No other system of medicine in the world is such a total failure that a government has to force its own citizens to use it through a campaign of disinformation, monopolistic controls and active censorship of alternatives.
Today, Americans think they live in a free country. But most do not realize their entire health care system is structured in direct opposition to free markets and free choice. The sick-care industry can’t afford for you to have a free choice, because to do so would destroy their entire business model.
Opting out of sickness and into health
You can, of course, opt out of the entire system as I have done. I spend exactly $0 on health insurance, doctor visits and health care. With all the money I save by not writing checks to a system of failed quack medicine, I instead buy superfoods, nutritional supplements, gym memberships and organic fresh produce that I juice and drink every day. This level of personal health commitment combined with true freedom of choice terrifies both the government and the sick care industry which is precisely why Obamacare mandated that all Americans must buy sick-care insurance or be fined by the IRS.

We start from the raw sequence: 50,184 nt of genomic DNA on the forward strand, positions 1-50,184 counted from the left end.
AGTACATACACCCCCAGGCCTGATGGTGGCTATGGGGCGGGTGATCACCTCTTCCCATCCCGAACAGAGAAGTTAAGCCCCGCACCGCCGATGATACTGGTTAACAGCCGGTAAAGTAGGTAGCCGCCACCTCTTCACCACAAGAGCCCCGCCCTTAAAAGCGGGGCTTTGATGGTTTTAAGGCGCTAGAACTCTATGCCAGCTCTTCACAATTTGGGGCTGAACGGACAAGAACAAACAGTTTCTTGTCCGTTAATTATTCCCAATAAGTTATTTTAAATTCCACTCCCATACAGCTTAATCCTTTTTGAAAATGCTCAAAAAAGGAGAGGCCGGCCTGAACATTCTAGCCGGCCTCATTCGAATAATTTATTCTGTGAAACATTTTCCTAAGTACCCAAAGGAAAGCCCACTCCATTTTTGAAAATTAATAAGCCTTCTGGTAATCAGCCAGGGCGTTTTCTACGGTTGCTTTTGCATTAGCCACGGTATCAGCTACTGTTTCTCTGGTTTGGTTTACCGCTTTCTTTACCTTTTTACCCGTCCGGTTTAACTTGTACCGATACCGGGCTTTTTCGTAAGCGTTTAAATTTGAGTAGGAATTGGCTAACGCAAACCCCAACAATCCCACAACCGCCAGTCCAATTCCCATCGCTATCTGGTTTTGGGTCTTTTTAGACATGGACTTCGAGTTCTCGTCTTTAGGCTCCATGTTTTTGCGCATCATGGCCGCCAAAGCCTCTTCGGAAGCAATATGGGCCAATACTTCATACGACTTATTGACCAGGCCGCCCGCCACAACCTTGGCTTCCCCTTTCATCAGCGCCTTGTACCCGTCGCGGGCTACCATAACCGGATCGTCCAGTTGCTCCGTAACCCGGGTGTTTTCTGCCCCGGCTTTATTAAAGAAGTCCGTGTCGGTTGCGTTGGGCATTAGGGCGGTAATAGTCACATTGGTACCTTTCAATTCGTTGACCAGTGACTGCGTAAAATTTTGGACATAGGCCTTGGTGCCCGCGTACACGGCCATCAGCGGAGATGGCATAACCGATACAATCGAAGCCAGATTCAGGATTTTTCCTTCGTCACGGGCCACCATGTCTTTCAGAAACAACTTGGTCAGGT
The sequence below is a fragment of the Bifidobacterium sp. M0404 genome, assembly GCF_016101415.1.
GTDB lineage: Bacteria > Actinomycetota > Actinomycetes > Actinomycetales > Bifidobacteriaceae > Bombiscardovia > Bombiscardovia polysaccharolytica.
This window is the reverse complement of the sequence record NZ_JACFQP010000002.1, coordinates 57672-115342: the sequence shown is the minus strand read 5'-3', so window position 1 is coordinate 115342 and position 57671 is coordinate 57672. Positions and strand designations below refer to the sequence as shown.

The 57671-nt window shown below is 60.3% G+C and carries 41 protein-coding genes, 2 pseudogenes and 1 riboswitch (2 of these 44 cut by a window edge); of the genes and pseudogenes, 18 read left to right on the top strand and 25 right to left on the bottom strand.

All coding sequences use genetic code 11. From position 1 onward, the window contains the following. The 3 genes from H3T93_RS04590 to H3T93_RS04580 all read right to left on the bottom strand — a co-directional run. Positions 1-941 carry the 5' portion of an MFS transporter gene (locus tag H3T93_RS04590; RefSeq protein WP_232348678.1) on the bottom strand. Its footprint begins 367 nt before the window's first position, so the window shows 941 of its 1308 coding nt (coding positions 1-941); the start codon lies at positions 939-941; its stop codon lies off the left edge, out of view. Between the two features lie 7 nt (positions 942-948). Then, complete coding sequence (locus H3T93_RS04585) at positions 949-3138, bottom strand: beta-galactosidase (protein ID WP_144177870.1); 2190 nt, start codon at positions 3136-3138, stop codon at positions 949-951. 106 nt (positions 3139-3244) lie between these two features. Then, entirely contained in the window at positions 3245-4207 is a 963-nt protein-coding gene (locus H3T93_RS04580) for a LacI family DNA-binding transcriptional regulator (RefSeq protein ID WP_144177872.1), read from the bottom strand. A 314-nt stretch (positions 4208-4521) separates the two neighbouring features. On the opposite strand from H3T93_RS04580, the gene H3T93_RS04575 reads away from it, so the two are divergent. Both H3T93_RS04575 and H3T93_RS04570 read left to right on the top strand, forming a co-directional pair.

Think about it: If conventional health care really worked, would they have to send IRS agents after people to force them to buy into it? This is “gunpoint health care” where you get to choose any system of medicine you want as long as it’s the one the IRS says you have to choose. Sounds a bit like Communist China, doesn’t it?
What we really need is a truly free market for health care products and services. …a level playing field where natural remedies can be honestly marketed with accurate health claims and where healers of all kinds can engage in healing services without being arrested or threatened with imprisonment. State medical licensing boards, in particular, should be completely dissolved. They are the monopolistic power hubs that enforce conventional medicine monopolies at the state level while criminalize alternative cancer doctors.